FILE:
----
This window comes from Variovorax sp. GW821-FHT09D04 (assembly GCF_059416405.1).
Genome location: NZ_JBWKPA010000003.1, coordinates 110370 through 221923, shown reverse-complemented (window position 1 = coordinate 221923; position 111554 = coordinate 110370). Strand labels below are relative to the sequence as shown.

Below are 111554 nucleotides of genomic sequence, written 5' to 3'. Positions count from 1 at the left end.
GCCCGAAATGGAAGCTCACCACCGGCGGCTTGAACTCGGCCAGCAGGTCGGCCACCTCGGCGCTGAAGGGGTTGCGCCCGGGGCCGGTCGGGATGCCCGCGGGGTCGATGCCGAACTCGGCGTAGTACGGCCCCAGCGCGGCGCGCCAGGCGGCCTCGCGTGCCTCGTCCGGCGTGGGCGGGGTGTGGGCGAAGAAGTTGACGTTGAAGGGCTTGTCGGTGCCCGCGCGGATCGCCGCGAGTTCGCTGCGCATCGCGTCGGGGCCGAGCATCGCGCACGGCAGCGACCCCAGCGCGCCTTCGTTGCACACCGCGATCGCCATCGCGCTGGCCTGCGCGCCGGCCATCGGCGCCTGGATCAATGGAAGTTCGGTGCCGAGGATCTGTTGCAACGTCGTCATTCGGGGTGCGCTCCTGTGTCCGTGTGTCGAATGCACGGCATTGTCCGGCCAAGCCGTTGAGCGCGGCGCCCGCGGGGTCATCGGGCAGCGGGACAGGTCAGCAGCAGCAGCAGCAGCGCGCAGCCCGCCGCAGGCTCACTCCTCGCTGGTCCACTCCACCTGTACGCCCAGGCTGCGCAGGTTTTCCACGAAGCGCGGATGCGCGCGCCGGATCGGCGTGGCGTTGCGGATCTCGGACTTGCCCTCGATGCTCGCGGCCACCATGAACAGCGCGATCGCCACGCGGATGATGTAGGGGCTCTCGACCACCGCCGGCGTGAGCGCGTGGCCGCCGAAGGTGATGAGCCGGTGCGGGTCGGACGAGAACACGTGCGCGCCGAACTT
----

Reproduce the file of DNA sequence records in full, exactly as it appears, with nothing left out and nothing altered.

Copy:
This window comes from Variovorax sp. GW821-FHT09D04 (assembly GCF_059416405.1).
Genome location: NZ_JBWKPA010000003.1, coordinates 110370 through 221923, shown reverse-complemented (window position 1 = coordinate 221923; position 111554 = coordinate 110370). Strand labels below are relative to the sequence as shown.

Below are 111554 nucleotides of genomic sequence, written 5' to 3'. Positions count from 1 at the left end.
GCCCGAAATGGAAGCTCACCACCGGCGGCTTGAACTCGGCCAGCAGGTCGGCCACCTCGGCGCTGAAGGGGTTGCGCCCGGGGCCGGTCGGGATGCCCGCGGGGTCGATGCCGAACTCGGCGTAGTACGGCCCCAGCGCGGCGCGCCAGGCGGCCTCGCGTGCCTCGTCCGGCGTGGGCGGGGTGTGGGCGAAGAAGTTGACGTTGAAGGGCTTGTCGGTGCCCGCGCGGATCGCCGCGAGTTCGCTGCGCATCGCGTCGGGGCCGAGCATCGCGCACGGCAGCGACCCCAGCGCGCCTTCGTTGCACACCGCGATCGCCATCGCGCTGGCCTGCGCGCCGGCCATCGGCGCCTGGATCAATGGAAGTTCGGTGCCGAGGATCTGTTGCAACGTCGTCATTCGGGGTGCGCTCCTGTGTCCGTGTGTCGAATGCACGGCATTGTCCGGCCAAGCCGTTGAGCGCGGCGCCCGCGGGGTCATCGGGCAGCGGGACAGGTCAGCAGCAGCAGCAGCAGCGCGCAGCCCGCCGCAGGCTCACTCCTCGCTGGTCCACTCCACCTGTACGCCCAGGCTGCGCAGGTTTTCCACGAAGCGCGGATGCGCGCGCCGGATCGGCGTGGCGTTGCGGATCTCGGACTTGCCCTCGATGCTCGCGGCCACCATGAACAGCGCGATCGCCACGCGGATGATGTAGGGGCTCTCGACCACCGCCGGCGTGAGCGCGTGGCCGCCGAAGGTGATGAGCCGGTGCGGGTCGGACGAGAACACGTGCGCGCCGAACTT